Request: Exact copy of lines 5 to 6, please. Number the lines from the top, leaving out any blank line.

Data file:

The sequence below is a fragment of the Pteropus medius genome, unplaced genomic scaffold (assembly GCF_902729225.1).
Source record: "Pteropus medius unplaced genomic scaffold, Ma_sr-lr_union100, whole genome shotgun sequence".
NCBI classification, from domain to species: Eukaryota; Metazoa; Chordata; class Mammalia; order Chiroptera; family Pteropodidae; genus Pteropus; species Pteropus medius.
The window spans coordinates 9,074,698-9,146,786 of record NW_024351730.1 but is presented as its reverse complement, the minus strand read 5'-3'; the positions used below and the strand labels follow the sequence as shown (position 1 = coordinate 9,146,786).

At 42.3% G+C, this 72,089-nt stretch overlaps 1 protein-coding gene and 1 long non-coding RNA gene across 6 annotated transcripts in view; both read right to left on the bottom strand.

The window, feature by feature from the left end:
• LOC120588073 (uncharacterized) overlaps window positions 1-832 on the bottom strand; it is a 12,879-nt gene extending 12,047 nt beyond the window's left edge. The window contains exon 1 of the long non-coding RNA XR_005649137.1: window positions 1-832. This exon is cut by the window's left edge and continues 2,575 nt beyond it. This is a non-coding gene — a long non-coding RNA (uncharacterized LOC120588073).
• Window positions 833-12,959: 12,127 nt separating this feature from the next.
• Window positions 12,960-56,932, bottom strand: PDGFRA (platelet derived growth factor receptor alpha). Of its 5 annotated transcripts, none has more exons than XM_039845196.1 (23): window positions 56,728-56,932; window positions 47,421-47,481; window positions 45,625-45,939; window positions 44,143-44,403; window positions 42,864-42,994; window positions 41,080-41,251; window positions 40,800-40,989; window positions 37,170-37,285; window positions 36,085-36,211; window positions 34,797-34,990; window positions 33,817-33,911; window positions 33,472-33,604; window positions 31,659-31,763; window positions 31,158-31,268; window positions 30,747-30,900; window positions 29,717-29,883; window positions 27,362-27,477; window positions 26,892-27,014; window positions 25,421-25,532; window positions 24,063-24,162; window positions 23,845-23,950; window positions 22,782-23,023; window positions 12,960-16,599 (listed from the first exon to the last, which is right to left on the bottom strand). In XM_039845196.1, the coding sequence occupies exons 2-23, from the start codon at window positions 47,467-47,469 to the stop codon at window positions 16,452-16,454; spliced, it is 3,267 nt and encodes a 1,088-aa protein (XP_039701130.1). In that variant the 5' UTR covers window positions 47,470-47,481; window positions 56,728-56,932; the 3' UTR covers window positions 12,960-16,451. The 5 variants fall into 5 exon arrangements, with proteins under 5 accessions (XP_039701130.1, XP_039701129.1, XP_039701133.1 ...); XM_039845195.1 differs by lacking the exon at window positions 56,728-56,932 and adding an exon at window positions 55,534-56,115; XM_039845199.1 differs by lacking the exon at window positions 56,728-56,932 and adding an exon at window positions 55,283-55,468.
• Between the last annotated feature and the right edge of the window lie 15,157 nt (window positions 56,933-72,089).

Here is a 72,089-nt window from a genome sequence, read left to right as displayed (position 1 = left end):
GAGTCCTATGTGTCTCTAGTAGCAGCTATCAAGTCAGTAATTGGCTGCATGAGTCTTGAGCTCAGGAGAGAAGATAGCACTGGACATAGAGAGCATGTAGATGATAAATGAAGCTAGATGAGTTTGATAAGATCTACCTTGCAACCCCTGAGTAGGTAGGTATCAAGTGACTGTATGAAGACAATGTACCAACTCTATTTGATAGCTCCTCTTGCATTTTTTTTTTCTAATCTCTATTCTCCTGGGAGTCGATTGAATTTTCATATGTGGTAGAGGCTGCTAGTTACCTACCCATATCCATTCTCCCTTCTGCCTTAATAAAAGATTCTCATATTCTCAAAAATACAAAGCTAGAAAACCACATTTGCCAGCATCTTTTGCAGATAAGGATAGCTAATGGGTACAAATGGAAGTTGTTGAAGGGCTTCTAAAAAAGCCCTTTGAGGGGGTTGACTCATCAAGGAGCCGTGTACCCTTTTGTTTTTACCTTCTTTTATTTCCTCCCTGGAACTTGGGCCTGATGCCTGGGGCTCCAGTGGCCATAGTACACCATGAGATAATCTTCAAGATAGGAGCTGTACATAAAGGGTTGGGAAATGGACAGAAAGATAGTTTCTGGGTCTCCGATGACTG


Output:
At 42.3% G+C, this 72,089-nt stretch overlaps 1 protein-coding gene and 1 long non-coding RNA gene across 6 annotated transcripts in view; both read right to left on the bottom strand.

The window, feature by feature from the left end: